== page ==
Appreciate the dialogue... what rewards would be effective without compromising the objective?

     
  8. LabtechLewis

    LabtechLewis

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    Agree. Well said.

    I’ve never been a fan of extrinsic reward systems for this exact reason. The desire is to change a culture (develop intrinsic value as the means to behavior modification) because extrinsic motivators are fleeting. That happens when education and experience impacts your worldview. Experience --> Beliefs --> Actions --> Results. One could argue that you can shortcut the process by legislating “action” without the experience or belief, but I don’t think the unintended consequences are worth it, personally. In your example, if the goal was to increase vegetable intake, the reward did actually work, provided the subject was previously eating none. But, to your point, it is only truly a "diet" if you can eventually cut out the ice cream. Another way to look at it, though, is that some vegetables are better than none even if still eating ice cream (which actually sounds a lot like MAPR, if you think about it). I get your point, though.

    I can see that perspective. Which is what led me to my new line of questioning about % of bucks in the population in each age class and, really, at what age class the hierarchy should top out. I think there’s some middle ground in there that is necessary to consider at this point as more and more individuals are passing yearling bucks and allowing them to reach age 2. Then what? Mandate the killing of a certain % of 1YOs? That doesn’t seem realistic. I think there’s room to kill yearlings and I think there will always be individuals willing to kill them. But that percentage is decreasing with or without MAPR. If you tell me that, from a disease perspective, you’re ok with huntable numbers of 3YO bucks (i.e. can kill one almost every year) and the occasional 4YO, then I’d tell you that’s achievable sans MAPR, and many are already experiencing it. If you tell me that, from a disease perspective, the hierarchy must top out at huntable numbers of 2YO bucks and the occasional 3YO, then what? The answers to those questions help me frame the discussion in my mind and illustrate just how similar or dissimilar we are to the county in the OP. In other words, do we really need to change anything? Or is it resistance for the sake of resistance? Are hunter numbers and success rates enough to keep the age structure pyramid chopped off, as long as ample opportunity is granted?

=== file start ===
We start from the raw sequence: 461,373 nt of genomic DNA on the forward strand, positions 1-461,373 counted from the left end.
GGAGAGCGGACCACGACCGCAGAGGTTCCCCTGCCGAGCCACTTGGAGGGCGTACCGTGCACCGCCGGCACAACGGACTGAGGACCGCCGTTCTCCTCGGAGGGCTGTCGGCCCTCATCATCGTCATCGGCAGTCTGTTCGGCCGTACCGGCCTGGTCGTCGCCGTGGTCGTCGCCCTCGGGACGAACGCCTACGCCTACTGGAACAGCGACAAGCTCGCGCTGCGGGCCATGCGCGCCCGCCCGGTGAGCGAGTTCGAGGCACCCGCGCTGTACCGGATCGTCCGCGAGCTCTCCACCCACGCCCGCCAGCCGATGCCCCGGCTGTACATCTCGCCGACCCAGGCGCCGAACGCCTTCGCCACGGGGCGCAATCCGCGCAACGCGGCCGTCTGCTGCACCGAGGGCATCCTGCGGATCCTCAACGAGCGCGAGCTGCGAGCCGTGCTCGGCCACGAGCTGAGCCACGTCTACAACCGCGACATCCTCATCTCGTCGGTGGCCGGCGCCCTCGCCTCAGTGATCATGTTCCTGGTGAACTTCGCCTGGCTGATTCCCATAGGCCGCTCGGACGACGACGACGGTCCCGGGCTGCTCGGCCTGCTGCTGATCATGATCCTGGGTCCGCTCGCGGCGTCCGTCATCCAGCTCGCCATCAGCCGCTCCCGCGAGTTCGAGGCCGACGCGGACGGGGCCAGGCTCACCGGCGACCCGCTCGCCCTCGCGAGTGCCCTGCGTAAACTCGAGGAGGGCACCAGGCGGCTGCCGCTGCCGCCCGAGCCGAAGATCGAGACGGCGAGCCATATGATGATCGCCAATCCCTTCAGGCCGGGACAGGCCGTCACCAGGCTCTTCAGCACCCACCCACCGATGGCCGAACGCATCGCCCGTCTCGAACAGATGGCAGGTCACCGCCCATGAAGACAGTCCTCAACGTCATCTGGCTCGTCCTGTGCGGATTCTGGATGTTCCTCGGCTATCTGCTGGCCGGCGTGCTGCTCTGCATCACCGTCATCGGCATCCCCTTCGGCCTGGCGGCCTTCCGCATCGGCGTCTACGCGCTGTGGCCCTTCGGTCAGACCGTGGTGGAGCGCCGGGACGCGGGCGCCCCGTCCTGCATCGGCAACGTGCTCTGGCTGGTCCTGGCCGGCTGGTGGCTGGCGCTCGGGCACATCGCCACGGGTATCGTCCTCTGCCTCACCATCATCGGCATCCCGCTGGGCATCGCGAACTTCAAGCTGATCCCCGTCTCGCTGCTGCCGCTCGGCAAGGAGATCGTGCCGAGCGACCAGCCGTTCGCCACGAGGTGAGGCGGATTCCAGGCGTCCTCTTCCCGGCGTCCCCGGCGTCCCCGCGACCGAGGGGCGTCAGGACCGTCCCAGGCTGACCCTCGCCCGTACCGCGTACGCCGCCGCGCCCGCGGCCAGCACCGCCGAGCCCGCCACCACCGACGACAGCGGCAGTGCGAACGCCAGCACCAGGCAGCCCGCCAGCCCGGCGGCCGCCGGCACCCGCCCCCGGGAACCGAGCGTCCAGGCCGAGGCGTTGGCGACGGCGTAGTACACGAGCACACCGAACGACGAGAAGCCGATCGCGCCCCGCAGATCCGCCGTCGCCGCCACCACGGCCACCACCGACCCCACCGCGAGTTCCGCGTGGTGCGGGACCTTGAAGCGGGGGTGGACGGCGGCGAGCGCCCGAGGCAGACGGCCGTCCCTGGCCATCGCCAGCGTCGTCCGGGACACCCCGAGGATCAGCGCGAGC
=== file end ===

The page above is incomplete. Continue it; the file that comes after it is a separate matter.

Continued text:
In your mind, what is the desire of MAPR supporters in terms of a top-end, huntable numbers age-class?

    Thanks, me too. Rewards? I suppose the ones that create connection with those of various styles. For some, knowing he/she helped achieve a stated goal might be reward enough if that message is delivered in a fire-stoking manner by the appropriate oversight group (for some that might be QDMA, for some DNR, or perhaps another organization). For others, they want to know they've helped create a world class deer management program (not just for trophies, not just as a destination, not just as a disease-free herd, but the best combination of all of these). Maybe some like being around other people and want to be part of a social scene (can't understand those types...;)) and the "reward" could be of that nature, but more than just a patch. And, yes, there are others that want the power grab and to dominate. Could it be that the rewards scale is currently favoring that sect? And that's why those of other styles are so easily irritated by it?

    I suppose altering the tag fees is another way to motivate/reward some. That could be used in some way, also.

    Edit:
    Some of this goes back to clear communication. The entities we’re describing have Missions and Values. Individual members’ behaviors should generally follow suit. There should be no need for coercion or carrots. “If you are, then you should be…”. Lead by example, teach others to do the same. What are the current leaders teaching the masses by what they say and do individually? Is it aligned with their organizations’ purposes? Is it logical and defendable? Or is it veiled in narrative as a power grab or to drive revenue?
     
    Last edited: Jun 3, 2020
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  9. Justsayin

    Justsayin

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    Much to consider here…

    On ice cream and harvest choices… choosing to eat a bowl of Traverse City Cherry fudge is a personal decision carrying strictly personal health consequences. If health issues were realized, healthier choices could reverse the risks. My indulgence has no negative impact to the health of family, friends, neighbors, acquaintances, etc. unless I pushed for MICC (mandatory ice cream consumption), though the opportunity to reverse the effects remain. The same cannot be said for harvest selection choices. The health consequences extend outward, are permanent, irreversible and compounding. If only, CWD was more like ice cream we would have this licked! ;)